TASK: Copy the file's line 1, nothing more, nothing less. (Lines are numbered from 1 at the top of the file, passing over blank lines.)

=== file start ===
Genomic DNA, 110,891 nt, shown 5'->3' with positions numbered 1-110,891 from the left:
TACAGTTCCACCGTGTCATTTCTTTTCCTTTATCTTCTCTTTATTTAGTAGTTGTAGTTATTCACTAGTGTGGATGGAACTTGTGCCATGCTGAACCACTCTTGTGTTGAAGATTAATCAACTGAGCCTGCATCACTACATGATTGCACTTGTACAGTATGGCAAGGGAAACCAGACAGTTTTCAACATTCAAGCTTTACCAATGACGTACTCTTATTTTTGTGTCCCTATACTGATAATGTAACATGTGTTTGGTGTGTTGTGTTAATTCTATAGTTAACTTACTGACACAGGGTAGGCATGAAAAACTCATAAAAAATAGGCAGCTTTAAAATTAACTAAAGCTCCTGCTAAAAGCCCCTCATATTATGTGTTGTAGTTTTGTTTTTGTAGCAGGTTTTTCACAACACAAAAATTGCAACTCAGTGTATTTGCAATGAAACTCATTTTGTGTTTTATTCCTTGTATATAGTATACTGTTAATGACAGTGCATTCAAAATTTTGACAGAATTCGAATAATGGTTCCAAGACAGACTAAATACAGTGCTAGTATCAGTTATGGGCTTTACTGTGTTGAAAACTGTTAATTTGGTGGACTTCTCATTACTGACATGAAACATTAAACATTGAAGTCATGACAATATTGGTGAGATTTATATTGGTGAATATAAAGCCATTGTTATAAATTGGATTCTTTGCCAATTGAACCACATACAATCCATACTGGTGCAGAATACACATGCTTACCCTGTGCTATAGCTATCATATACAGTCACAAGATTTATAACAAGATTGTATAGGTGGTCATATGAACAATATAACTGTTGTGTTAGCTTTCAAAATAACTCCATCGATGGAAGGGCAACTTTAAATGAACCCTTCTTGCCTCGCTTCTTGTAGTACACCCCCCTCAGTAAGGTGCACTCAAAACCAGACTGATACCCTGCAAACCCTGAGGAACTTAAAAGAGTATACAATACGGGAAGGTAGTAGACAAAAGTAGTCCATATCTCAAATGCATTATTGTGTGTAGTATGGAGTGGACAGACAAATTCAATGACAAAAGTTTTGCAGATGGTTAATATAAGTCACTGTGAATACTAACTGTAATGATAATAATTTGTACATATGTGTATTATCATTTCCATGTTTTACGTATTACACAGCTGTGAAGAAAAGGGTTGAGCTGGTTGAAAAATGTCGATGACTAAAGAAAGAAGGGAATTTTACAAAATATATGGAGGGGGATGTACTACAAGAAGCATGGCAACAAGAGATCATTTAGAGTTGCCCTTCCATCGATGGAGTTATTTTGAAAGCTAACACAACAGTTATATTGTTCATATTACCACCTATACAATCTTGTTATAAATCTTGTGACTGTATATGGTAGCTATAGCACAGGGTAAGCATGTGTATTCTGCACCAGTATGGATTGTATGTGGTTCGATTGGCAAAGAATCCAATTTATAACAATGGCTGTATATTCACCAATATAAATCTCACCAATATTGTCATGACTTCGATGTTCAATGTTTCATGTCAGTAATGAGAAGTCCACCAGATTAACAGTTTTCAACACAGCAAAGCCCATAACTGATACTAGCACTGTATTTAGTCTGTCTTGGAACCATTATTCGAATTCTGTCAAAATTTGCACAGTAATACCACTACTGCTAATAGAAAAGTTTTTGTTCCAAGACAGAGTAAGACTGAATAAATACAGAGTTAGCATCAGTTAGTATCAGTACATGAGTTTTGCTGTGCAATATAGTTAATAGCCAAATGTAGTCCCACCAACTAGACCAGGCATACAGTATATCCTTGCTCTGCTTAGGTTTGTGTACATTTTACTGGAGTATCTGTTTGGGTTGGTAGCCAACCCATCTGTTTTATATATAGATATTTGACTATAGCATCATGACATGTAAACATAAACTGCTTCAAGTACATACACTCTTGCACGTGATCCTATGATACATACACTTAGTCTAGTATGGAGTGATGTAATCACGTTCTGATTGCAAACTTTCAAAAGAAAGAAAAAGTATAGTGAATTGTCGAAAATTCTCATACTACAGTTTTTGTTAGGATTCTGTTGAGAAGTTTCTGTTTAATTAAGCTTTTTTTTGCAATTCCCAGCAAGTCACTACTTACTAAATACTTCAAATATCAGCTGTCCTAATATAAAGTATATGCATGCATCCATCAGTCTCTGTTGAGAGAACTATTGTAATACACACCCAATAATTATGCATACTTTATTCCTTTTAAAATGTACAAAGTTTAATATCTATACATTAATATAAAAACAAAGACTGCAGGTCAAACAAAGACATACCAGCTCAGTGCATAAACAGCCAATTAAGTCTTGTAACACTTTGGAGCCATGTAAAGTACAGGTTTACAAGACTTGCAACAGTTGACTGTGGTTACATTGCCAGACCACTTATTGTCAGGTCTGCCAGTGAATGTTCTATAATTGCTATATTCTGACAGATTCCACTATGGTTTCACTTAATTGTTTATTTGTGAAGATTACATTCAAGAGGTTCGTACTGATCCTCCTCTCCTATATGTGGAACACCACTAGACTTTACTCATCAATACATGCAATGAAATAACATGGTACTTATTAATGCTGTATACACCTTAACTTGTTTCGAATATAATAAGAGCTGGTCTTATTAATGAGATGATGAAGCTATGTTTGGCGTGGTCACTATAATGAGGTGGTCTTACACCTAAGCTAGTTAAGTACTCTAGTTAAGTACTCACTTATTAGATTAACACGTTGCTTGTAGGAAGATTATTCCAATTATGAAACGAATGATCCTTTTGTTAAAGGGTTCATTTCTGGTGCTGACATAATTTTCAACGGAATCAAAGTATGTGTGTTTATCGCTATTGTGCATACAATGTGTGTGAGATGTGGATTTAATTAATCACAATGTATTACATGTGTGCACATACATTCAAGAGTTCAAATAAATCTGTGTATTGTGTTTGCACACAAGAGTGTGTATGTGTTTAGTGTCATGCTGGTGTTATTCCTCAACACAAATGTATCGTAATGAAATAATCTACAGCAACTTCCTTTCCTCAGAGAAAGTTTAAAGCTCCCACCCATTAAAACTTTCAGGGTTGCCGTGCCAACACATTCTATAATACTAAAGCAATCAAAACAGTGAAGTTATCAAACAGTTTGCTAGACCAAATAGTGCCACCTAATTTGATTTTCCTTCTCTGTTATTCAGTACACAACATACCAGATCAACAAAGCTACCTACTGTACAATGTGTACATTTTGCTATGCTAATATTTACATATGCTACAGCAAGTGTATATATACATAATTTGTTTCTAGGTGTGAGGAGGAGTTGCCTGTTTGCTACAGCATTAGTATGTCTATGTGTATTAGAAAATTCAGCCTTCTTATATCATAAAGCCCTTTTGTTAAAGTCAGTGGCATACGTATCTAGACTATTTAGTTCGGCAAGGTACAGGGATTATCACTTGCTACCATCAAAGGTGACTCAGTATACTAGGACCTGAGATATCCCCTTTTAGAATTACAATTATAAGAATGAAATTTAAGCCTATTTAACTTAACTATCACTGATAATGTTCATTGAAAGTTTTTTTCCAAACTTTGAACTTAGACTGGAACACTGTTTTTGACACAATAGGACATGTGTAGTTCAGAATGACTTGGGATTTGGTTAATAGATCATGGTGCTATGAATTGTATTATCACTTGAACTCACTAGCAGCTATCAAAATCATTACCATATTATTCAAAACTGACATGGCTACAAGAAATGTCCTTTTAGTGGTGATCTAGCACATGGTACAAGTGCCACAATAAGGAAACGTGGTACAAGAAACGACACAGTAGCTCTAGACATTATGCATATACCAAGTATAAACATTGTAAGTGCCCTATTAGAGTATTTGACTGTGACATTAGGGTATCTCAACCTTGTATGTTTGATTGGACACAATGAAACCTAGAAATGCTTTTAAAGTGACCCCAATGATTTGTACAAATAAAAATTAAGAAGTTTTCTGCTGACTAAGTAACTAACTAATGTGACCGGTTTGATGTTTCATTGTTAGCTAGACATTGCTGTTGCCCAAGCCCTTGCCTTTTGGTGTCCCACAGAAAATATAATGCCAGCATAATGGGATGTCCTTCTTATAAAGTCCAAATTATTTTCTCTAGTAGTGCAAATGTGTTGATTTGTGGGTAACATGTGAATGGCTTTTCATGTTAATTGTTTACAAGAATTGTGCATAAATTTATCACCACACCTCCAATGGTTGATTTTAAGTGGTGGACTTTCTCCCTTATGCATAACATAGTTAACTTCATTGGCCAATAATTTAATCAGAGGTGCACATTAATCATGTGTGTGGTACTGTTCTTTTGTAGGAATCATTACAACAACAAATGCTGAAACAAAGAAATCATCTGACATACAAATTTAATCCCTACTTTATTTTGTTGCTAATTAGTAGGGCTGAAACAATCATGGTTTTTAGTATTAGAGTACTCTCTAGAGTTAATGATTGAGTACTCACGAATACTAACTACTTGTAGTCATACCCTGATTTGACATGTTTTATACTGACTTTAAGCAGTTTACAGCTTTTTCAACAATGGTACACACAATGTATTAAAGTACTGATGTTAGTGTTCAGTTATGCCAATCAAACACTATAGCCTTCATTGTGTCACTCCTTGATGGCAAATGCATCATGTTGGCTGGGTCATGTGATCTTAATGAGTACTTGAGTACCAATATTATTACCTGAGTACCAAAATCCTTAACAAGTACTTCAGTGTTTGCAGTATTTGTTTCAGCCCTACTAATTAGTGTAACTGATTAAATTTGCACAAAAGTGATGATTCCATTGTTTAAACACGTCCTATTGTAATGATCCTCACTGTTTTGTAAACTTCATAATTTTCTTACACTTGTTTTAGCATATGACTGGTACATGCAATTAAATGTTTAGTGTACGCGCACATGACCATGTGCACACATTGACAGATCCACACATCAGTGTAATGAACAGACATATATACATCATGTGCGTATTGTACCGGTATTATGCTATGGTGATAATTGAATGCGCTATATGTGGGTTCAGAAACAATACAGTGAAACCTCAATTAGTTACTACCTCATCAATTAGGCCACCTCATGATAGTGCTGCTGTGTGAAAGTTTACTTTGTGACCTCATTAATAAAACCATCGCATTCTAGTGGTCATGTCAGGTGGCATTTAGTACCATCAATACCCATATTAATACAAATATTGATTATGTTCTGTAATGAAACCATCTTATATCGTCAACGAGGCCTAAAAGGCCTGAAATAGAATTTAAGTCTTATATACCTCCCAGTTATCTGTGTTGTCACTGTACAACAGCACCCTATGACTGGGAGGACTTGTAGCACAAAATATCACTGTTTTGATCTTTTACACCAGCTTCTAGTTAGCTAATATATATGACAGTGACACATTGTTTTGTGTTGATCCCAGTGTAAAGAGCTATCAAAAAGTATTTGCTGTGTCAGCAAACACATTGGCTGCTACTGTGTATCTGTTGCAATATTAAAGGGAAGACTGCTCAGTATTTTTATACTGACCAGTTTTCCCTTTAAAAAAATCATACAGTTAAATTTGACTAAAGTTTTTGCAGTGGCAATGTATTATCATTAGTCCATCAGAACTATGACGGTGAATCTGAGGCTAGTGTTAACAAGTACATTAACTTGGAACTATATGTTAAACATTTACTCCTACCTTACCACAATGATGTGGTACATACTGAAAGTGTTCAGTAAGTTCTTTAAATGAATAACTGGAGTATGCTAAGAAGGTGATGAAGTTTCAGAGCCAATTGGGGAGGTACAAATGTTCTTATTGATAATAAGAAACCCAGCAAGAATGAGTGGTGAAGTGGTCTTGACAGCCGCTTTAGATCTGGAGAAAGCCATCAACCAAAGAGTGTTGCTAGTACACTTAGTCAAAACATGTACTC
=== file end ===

Genomic DNA, 110,891 nt, shown 5'->3' with positions numbered 1-110,891 from the left: